Sides working on K-Rod plea bargain
NEW YORK -- Attorneys and prosecutors continue to work on a plea bargain in the case of New York Mets reliever Francisco Rodriguez, who is charged with third-degree assault, second-degree harassment and criminal contempt.
Rodriguez would not comment Wednesday morning after appearing briefly in Queens Criminal Court. After the hearing, Judge Elisa Koenderman adjourned the case until Dec. 3, mentioning Rodriguez's next court appearance as "a possible disposition or trial date."
But Christopher Booth, Rodriguez's attorney, is confident the case will be disposed of. "This is not going to go to trial," he said Wednesday.
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Booth said he was scheduled to meet with Queens assistant district attorney Scott Kessler late Wednesday morning to continue to work toward a disposition.
When asked about the judge raising the possibility of a trial, Booth dismissed Koenderman's words as "a figure of speech."
"We are trying to dispose of it," the attorney said. "As you can imagine, there are many layers and complications in this case, so there are so many different issues that have to be addressed and we're working very hard to dispose. We want to resolve this case by the next date and we're confident we can do that."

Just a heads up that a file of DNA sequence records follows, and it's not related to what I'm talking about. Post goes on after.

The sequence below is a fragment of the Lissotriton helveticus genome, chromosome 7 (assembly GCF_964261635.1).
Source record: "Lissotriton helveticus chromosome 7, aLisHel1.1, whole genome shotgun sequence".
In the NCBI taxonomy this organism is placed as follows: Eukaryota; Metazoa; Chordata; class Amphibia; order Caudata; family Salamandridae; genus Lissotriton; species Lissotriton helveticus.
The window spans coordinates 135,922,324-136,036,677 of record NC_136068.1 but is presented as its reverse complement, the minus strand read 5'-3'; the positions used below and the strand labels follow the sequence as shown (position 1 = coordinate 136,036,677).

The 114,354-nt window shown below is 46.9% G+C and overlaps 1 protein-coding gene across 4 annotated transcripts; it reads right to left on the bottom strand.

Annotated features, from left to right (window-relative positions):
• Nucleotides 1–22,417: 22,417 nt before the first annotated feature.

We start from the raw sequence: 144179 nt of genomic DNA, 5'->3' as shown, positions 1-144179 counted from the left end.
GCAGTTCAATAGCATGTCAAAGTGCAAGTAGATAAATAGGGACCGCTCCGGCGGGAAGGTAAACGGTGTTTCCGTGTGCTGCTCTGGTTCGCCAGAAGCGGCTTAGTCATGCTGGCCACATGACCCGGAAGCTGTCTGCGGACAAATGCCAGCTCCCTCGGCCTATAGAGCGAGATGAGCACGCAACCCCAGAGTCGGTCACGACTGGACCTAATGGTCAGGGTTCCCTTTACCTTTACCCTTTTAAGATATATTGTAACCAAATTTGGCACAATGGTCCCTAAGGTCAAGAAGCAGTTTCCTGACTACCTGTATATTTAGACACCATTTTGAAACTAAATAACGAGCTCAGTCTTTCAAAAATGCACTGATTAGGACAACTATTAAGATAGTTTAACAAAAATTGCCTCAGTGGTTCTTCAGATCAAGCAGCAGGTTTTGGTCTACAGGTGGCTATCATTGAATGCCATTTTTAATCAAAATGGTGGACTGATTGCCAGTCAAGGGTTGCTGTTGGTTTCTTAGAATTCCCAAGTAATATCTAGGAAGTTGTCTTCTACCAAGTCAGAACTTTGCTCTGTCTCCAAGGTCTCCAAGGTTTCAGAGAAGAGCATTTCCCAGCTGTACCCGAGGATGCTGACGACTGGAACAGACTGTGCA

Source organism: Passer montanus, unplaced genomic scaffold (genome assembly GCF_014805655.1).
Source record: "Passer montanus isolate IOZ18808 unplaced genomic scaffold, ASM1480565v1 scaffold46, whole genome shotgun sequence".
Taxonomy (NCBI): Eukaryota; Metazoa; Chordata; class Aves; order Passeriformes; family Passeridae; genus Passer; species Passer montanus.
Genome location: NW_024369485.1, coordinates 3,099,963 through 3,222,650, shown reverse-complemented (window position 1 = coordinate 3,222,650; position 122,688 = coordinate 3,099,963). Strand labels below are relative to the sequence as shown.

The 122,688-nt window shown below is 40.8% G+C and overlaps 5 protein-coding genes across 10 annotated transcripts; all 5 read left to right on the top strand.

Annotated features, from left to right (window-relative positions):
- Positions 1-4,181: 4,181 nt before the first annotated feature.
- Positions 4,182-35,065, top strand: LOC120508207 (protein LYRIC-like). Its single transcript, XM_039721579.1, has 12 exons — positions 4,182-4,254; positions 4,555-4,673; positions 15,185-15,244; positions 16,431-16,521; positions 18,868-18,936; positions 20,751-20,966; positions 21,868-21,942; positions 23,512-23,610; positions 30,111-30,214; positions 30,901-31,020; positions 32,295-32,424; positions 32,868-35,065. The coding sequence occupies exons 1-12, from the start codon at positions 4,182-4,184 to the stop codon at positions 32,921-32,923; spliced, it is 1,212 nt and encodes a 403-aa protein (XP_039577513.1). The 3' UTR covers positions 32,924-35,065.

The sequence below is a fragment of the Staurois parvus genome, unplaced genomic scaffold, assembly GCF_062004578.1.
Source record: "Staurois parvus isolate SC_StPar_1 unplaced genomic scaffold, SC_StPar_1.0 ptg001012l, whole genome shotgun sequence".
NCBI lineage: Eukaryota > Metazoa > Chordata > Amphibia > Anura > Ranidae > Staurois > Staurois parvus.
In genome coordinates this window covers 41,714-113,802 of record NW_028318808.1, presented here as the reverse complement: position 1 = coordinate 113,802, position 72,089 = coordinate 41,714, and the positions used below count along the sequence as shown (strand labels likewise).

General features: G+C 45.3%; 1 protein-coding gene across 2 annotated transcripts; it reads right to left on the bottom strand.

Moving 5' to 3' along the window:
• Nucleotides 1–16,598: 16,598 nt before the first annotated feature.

Rodriguez, who entered court around 9:15 a.m. Wednesday dressed in blue jeans and a black and grey suede jacket, was charged with third-degree assault and second-degree harassment after allegedly striking his girlfriend's father, Carlos Pena, outside the family room at Citi Field after an Aug. 11 game. Authorities later added a charge of criminal contempt for sending 56 text messages to Daian Pena, the mother of Rodriguez's twin children, in violation of an order of protection.
On Wednesday, Koenderman noted that the order of protection was still in effect. Barred from his home by that order, Rodriguez reportedly was living with Mets clubhouse manager Charlie Samuels, who now is the subject of scrutiny from the same Queens district attorney over gambling allegations. Booth declined comment when asked if Rodriguez was living with Samuels.
While Rodriguez's legal status remains unresolved, the Mets and Rodriguez settled the closer's grievance with the organization in a deal announced Oct. 19. Rodriguez forfeited the $3.1 million in pay the Mets already had withheld, but the closer was reinstated from the disqualified list and the Mets restored his contract to guaranteed.
Rodriguez is owed $11.5 million in 2011. The closer has a vesting option for 2012, which will kick in at $17.5 million if he finishes 55 games and remains healthy for the final portion of next season.
Rodriguez had finished 55 games five straight years before this past season, when his ability to pitch was cut short by a torn ligament in his right thumb that was suffered in the Aug. 11 incident and required surgery. If the contract does not vest, Rodriguez will receive a $3.5 million buyout, raising the value of next season's deal to $15 million.
Ian Begley and Adam Rubin of ESPNNewYork.com contributed to this report.
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